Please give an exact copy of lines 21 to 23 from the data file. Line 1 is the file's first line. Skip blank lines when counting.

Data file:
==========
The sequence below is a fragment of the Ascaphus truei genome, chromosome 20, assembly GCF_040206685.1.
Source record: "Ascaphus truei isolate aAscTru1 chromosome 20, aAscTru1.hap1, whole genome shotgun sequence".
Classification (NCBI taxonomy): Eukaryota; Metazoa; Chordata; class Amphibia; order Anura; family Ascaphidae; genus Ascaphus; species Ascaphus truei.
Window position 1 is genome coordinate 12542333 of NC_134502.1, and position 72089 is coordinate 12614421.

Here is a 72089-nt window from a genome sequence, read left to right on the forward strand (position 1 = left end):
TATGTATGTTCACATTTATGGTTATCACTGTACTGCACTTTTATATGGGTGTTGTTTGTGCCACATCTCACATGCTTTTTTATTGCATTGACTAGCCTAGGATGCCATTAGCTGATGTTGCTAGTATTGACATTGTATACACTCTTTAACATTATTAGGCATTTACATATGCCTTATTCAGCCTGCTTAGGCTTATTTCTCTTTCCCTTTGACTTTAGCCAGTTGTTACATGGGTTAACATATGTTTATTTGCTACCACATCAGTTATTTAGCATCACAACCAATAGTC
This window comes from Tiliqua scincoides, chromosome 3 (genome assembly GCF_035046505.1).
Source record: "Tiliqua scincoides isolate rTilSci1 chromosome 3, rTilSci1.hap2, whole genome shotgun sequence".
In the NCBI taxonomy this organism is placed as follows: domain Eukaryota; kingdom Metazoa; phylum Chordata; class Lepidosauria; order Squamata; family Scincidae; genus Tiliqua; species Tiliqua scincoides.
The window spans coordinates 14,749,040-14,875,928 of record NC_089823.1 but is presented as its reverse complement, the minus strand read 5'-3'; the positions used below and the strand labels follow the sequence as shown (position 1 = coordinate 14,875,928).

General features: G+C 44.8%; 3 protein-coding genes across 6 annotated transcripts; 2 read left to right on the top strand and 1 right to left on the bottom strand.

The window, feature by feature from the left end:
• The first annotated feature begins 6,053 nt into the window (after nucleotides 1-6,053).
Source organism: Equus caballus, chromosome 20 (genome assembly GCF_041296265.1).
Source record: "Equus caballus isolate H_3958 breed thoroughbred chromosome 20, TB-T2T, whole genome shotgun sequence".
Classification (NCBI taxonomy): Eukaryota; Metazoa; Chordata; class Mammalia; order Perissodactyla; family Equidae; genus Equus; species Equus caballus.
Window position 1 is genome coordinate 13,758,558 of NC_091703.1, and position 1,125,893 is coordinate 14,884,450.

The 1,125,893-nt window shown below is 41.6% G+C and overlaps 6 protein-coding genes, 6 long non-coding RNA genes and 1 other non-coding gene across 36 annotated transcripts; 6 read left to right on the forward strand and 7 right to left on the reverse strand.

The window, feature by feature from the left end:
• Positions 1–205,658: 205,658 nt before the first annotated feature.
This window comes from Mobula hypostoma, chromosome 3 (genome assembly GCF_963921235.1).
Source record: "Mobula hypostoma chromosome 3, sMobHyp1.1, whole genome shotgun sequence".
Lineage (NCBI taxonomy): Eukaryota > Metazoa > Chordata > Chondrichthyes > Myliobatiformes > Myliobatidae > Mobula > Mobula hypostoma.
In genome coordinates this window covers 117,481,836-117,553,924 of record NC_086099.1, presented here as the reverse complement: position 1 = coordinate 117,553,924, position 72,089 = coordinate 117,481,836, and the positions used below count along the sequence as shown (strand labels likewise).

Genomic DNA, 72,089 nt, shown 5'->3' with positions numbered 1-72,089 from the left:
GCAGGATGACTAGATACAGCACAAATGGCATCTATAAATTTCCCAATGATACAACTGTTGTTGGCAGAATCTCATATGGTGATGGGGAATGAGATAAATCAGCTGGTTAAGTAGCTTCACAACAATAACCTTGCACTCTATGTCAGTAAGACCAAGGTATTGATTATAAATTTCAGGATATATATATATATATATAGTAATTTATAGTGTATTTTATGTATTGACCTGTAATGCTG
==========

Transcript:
This window comes from Mobula hypostoma, chromosome 3 (genome assembly GCF_963921235.1).
Source record: "Mobula hypostoma chromosome 3, sMobHyp1.1, whole genome shotgun sequence".
Lineage (NCBI taxonomy): Eukaryota > Metazoa > Chordata > Chondrichthyes > Myliobatiformes > Myliobatidae > Mobula > Mobula hypostoma.